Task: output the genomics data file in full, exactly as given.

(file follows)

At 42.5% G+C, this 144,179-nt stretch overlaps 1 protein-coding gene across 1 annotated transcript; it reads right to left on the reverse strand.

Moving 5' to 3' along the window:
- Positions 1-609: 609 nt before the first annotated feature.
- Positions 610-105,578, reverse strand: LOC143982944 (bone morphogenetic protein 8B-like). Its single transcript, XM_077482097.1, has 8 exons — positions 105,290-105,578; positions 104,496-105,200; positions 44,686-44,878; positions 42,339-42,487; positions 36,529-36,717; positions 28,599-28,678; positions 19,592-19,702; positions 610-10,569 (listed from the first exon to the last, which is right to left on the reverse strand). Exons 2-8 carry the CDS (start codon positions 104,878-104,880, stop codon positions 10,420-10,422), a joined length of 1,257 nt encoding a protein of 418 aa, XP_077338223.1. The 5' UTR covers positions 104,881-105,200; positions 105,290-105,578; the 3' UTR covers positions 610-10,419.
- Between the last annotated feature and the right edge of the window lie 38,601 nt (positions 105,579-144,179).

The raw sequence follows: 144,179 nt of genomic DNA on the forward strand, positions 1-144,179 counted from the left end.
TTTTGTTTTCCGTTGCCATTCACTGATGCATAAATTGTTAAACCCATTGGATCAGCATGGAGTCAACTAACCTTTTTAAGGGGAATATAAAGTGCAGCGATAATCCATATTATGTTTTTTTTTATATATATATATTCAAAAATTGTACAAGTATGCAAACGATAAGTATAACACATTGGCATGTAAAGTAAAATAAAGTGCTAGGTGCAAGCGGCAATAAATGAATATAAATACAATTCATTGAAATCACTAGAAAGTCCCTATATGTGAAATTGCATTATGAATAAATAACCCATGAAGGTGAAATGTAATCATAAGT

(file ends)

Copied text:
At 42.5% G+C, this 144,179-nt stretch overlaps 1 protein-coding gene across 1 annotated transcript; it reads right to left on the reverse strand.

Moving 5' to 3' along the window:
- Positions 1-609: 609 nt before the first annotated feature.
- Positions 610-105,578, reverse strand: LOC143982944 (bone morphogenetic protein 8B-like). Its single transcript, XM_077482097.1, has 8 exons — positions 105,290-105,578; positions 104,496-105,200; positions 44,686-44,878; positions 42,339-42,487; positions 36,529-36,717; positions 28,599-28,678; positions 19,592-19,702; positions 610-10,569 (listed from the first exon to the last, which is right to left on the reverse strand). Exons 2-8 carry the CDS (start codon positions 104,878-104,880, stop codon positions 10,420-10,422), a joined length of 1,257 nt encoding a protein of 418 aa, XP_077338223.1. The 5' UTR covers positions 104,881-105,200; positions 105,290-105,578; the 3' UTR covers positions 610-10,419.
- Between the last annotated feature and the right edge of the window lie 38,601 nt (positions 105,579-144,179).

The raw sequence follows: 144,179 nt of genomic DNA on the forward strand, positions 1-144,179 counted from the left end.
TTTTGTTTTCCGTTGCCATTCACTGATGCATAAATTGTTAAACCCATTGGATCAGCATGGAGTCAACTAACCTTTTTAAGGGGAATATAAAGTGCAGCGATAATCCATATTATGTTTTTTTTTATATATATATATTCAAAAATTGTACAAGTATGCAAACGATAAGTATAACACATTGGCATGTAAAGTAAAATAAAGTGCTAGGTGCAAGCGGCAATAAATGAATATAAATACAATTCATTGAAATCACTAGAAAGTCCCTATATGTGAAATTGCATTATGAATAAATAACCCATGAAGGTGAAATGTAATCATAAGT